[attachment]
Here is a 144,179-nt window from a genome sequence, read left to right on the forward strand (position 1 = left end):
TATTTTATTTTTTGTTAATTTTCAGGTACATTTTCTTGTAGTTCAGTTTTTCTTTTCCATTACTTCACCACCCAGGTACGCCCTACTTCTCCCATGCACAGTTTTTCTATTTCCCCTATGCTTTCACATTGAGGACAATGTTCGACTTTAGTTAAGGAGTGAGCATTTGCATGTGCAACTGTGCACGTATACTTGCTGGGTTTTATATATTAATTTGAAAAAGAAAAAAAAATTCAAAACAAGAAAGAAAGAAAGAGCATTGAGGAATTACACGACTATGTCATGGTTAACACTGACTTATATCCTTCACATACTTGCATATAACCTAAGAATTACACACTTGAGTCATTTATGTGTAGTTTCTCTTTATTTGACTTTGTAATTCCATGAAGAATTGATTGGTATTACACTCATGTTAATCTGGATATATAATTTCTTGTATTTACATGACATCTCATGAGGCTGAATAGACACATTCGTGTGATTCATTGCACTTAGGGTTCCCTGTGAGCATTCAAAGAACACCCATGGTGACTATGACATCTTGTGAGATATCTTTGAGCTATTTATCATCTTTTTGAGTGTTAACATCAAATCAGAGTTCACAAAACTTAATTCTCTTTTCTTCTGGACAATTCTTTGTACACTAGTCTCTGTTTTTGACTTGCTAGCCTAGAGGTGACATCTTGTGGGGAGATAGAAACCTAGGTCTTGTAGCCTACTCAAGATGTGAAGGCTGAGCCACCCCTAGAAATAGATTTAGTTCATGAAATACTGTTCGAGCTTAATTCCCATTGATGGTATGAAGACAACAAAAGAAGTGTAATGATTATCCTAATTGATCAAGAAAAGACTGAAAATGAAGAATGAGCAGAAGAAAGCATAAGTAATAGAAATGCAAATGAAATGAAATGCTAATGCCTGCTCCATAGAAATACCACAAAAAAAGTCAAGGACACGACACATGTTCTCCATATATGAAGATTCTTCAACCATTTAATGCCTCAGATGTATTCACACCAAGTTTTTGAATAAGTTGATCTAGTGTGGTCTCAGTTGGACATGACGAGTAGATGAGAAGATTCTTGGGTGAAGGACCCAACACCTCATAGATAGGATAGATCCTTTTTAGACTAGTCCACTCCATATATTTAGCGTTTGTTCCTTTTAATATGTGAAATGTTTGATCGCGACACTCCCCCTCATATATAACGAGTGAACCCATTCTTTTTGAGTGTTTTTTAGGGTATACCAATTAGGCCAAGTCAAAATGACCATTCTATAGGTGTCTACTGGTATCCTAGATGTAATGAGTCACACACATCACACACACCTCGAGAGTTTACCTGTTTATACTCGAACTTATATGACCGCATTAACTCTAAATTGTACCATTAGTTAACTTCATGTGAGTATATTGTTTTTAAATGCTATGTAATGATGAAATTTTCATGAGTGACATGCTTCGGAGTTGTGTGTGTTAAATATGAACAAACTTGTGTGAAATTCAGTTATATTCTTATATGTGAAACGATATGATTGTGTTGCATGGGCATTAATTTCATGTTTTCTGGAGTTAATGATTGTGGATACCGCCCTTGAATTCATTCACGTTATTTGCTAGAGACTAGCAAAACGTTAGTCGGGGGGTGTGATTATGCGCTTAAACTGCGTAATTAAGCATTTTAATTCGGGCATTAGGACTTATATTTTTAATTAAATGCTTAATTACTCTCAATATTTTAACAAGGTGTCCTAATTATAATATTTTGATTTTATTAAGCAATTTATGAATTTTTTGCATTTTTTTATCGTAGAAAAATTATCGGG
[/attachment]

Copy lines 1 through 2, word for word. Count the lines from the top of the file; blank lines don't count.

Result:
Here is a 144,179-nt window from a genome sequence, read left to right on the forward strand (position 1 = left end):
TATTTTATTTTTTGTTAATTTTCAGGTACATTTTCTTGTAGTTCAGTTTTTCTTTTCCATTACTTCACCACCCAGGTACGCCCTACTTCTCCCATGCACAGTTTTTCTATTTCCCCTATGCTTTCACATTGAGGACAATGTTCGACTTTAGTTAAGGAGTGAGCATTTGCATGTGCAACTGTGCACGTATACTTGCTGGGTTTTATATATTAATTTGAAAAAGAAAAAAAAATTCAAAACAAGAAAGAAAGAAAGAGCATTGAGGAATTACACGACTATGTCATGGTTAACACTGACTTATATCCTTCACATACTTGCATATAACCTAAGAATTACACACTTGAGTCATTTATGTGTAGTTTCTCTTTATTTGACTTTGTAATTCCATGAAGAATTGATTGGTATTACACTCATGTTAATCTGGATATATAATTTCTTGTATTTACATGACATCTCATGAGGCTGAATAGACACATTCGTGTGATTCATTGCACTTAGGGTTCCCTGTGAGCATTCAAAGAACACCCATGGTGACTATGACATCTTGTGAGATATCTTTGAGCTATTTATCATCTTTTTGAGTGTTAACATCAAATCAGAGTTCACAAAACTTAATTCTCTTTTCTTCTGGACAATTCTTTGTACACTAGTCTCTGTTTTTGACTTGCTAGCCTAGAGGTGACATCTTGTGGGGAGATAGAAACCTAGGTCTTGTAGCCTACTCAAGATGTGAAGGCTGAGCCACCCCTAGAAATAGATTTAGTTCATGAAATACTGTTCGAGCTTAATTCCCATTGATGGTATGAAGACAACAAAAGAAGTGTAATGATTATCCTAATTGATCAAGAAAAGACTGAAAATGAAGAATGAGCAGAAGAAAGCATAAGTAATAGAAATGCAAATGAAATGAAATGCTAATGCCTGCTCCATAGAAATACCACAAAAAAAGTCAAGGACACGACACATGTTCTCCATATATGAAGATTCTTCAACCATTTAATGCCTCAGATGTATTCACACCAAGTTTTTGAATAAGTTGATCTAGTGTGGTCTCAGTTGGACATGACGAGTAGATGAGAAGATTCTTGGGTGAAGGACCCAACACCTCATAGATAGGATAGATCCTTTTTAGACTAGTCCACTCCATATATTTAGCGTTTGTTCCTTTTAATATGTGAAATGTTTGATCGCGACACTCCCCCTCATATATAACGAGTGAACCCATTCTTTTTGAGTGTTTTTTAGGGTATACCAATTAGGCCAAGTCAAAATGACCATTCTATAGGTGTCTACTGGTATCCTAGATGTAATGAGTCACACACATCACACACACCTCGAGAGTTTACCTGTTTATACTCGAACTTATATGACCGCATTAACTCTAAATTGTACCATTAGTTAACTTCATGTGAGTATATTGTTTTTAAATGCTATGTAATGATGAAATTTTCATGAGTGACATGCTTCGGAGTTGTGTGTGTTAAATATGAACAAACTTGTGTGAAATTCAGTTATATTCTTATATGTGAAACGATATGATTGTGTTGCATGGGCATTAATTTCATGTTTTCTGGAGTTAATGATTGTGGATACCGCCCTTGAATTCATTCACGTTATTTGCTAGAGACTAGCAAAACGTTAGTCGGGGGGTGTGATTATGCGCTTAAACTGCGTAATTAAGCATTTTAATTCGGGCATTAGGACTTATATTTTTAATTAAATGCTTAATTACTCTCAATATTTTAACAAGGTGTCCTAATTATAATATTTTGATTTTATTAAGCAATTTATGAATTTTTTGCATTTTTTTATCGTAGAAAAATTATCGGG